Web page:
Playing the Game’s Game

A presentation on Colby Buzzell’s “Play the Game” by Rey Cooper, Lo Duke, and Edlyn Escoto

Summary Part 1: Rey

“Play the Game,” Chapter 7 of Colby Buzzell’s novel, starts with a soldier named Colby coming home from deployment in Iraq. Six months in from coming home, Colby is awake one morning to see a little girl get hit by a speeding truck. The girl is seemingly killed, but Colby disregards it and pays no mind, instead choosing to go back to sleep. The next day, he is called by a Staff Sergeant that tries to make him sign up for the Reserves, but he hangs up in indifference. He then goes downstairs to realize that his car’s been stolen, so he goes to the nearest LAPD precinct to report it.

Summary Part 2: Lo 

The man goes to report his car being stolen when he meets a cop who was in the National Guard (The cop is wearing his military badge). The man tells the cop that he’s interested in joining the LAPD before going to a stolen vehicles department and giving them his details. He’s smoking and drinking coffee a little while later and a woman sits down next to him and he finds out that she was a veteran from Iraq as well. She explains to him why he’s drinking so much coffee and tells him about her PTSD and practically yells at him to get therapy. After another beer and a cigarette, he decides to find himself a job and gets two offers, one for the Army National Guard and another for advertising some condos. He takes the latter option and celebrates by getting drunk.

Summary Part 3: Edlyn

Dunson goes the administrative building of Future Sun Condos, where he meets the Assistant Deputy Manager. Dunson starts sign spinning. When he sees a homeless man walking by with a shopping cart full of his things, he pays him ten dollars to take over, then leaves. A few days later, Dunson near his hotel when he notices a car that looks exactly like his parked across the street from his hotel. He waits by the car until two policewomen show up. One explains the guys serving overseas get drunk, don’t remember where they parked, then waste the cop’s time. After filling out paperwork, Dunson checks one of the cops out, and contemplates becoming a cop. He asks what to call if anything ever comes up, she tells him to call 9-1-1, then they go. Dunson slowly remembers what happened last night.

Analysis Part 1: Rey 

The craft elements that I was assigned were settings and characters. The broad setting is the city of Los Angeles.

I live up on the fifth-floor of one of those weekly-monthly low-rent hotels you find all over Los Angeles, one of the old-school one with the rusty neon signs hanging down the corner of the building.

shows Colby’s living adjustments.

The nearest precinct was just a few blocks south of world-famous Hollywood Boulevard…

talks about the location of the precinct that he goes to when he reports his stolen car.

I got some coffee and sat in the park…

shows the park he goes to after visiting the precinct. The main characters in this story are mainly Colby (“Specialist Dunson”) and the old woman:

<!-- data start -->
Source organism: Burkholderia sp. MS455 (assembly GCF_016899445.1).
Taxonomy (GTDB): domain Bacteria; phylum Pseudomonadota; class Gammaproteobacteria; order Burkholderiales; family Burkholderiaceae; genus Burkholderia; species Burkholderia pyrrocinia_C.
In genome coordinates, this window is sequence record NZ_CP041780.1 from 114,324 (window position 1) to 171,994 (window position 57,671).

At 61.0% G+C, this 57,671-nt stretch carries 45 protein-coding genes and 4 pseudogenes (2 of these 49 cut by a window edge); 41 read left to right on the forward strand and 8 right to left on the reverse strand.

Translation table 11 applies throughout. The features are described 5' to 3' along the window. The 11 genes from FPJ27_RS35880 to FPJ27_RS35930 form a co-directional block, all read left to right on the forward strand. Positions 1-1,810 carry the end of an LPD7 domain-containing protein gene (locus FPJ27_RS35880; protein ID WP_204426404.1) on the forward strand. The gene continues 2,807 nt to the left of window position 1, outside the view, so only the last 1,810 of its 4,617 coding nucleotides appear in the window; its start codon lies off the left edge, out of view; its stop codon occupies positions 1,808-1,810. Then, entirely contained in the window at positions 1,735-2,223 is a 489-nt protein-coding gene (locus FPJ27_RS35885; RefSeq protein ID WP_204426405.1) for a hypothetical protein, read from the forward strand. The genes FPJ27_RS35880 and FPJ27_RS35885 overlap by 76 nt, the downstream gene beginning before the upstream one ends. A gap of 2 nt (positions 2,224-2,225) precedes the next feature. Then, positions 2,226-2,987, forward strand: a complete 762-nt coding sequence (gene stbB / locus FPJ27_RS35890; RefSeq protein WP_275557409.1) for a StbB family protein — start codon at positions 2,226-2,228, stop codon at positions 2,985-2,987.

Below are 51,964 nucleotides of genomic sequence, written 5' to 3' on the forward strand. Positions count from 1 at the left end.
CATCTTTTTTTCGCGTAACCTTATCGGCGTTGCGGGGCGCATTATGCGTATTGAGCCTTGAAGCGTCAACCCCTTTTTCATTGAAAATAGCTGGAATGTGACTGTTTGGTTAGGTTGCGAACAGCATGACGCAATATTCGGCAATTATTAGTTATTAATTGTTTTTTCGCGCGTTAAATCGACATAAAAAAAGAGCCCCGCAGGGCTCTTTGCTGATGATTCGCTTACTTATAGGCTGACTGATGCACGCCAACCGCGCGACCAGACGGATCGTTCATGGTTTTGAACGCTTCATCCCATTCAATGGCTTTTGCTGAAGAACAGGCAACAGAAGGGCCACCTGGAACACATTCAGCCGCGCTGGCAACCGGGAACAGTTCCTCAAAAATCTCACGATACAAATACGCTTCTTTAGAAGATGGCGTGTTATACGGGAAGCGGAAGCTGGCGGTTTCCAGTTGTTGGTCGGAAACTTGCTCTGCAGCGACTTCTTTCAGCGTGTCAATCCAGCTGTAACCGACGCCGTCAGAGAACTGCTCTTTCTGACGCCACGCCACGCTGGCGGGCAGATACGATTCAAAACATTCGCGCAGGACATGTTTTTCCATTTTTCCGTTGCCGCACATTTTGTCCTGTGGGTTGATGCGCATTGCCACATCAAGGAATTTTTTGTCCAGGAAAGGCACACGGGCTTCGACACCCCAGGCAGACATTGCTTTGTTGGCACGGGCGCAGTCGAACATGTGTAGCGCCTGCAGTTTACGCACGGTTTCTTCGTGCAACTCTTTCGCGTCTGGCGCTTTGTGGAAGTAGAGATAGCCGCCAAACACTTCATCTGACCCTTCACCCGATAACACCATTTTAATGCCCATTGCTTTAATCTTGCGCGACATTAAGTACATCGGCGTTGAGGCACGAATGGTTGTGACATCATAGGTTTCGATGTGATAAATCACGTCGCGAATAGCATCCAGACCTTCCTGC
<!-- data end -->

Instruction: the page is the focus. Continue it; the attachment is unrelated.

A large, filthy, middle-aged woman carrying eight or ten plastic bags…

All of the other characters, such as the police officers, are intermittent and briefly mentioned. The characters on the bus are barely touched upon, as are the ones in the bar. Assistant Deputy Manager Marco has a name, unlike many other characters in the chapter, but there isn’t much more to him than that. He is portrayed as a really average guy that Colby seems to detest.

Discussion questions:

Why did Colby not respond to the girl getting run over?

Why is he so emotionally indifferent in general?

Why is Colby so resistant to get emotional help?

Analysis Part 2: Lo

Chapter 7 in Colby Buzzell’s book My War: Killing Time in Iraq presents to the reader what life was like for a veteran. Buzzell makes good use of symbolism as well as presenting a not quite relatable, but understandable, conflict. On page 87, he records his experiencing a little girl getting hit by a car.

I watched the little girl as she started to cross the street. Out of nowhere, a beat-up Ford pickup whipped around the corner and slammed on it’s breaks, smashing into the little girl and sending her flying onto the pavement… I looked back at the girl again…then I felt kind of tired, so I got back in bed and went to sleep.

This is very interesting to me as a reader as other people would have more of a reaction to a kid getting hit by a car. Perhaps they’d go check to see if she was alright. Buzzell merely goes back to bed. This could be an example of symbolism. As a veteran, he has most likely seen many people die in the line of duty, this little girl was just another life.

In this particular chapter, the main conflict is Buzzell trying to readjust to civilian life. A good example of this is when he talks to a woman who sits by him and finds out that she’s also a veteran.

“You shouldn’t do that,” and I threw her a please, lady, don’t fucking talk
to me vibe. Then I took a sip of coffee and she said, “You shouldn’t do chat either”

I turned and stared. “Can I help you?”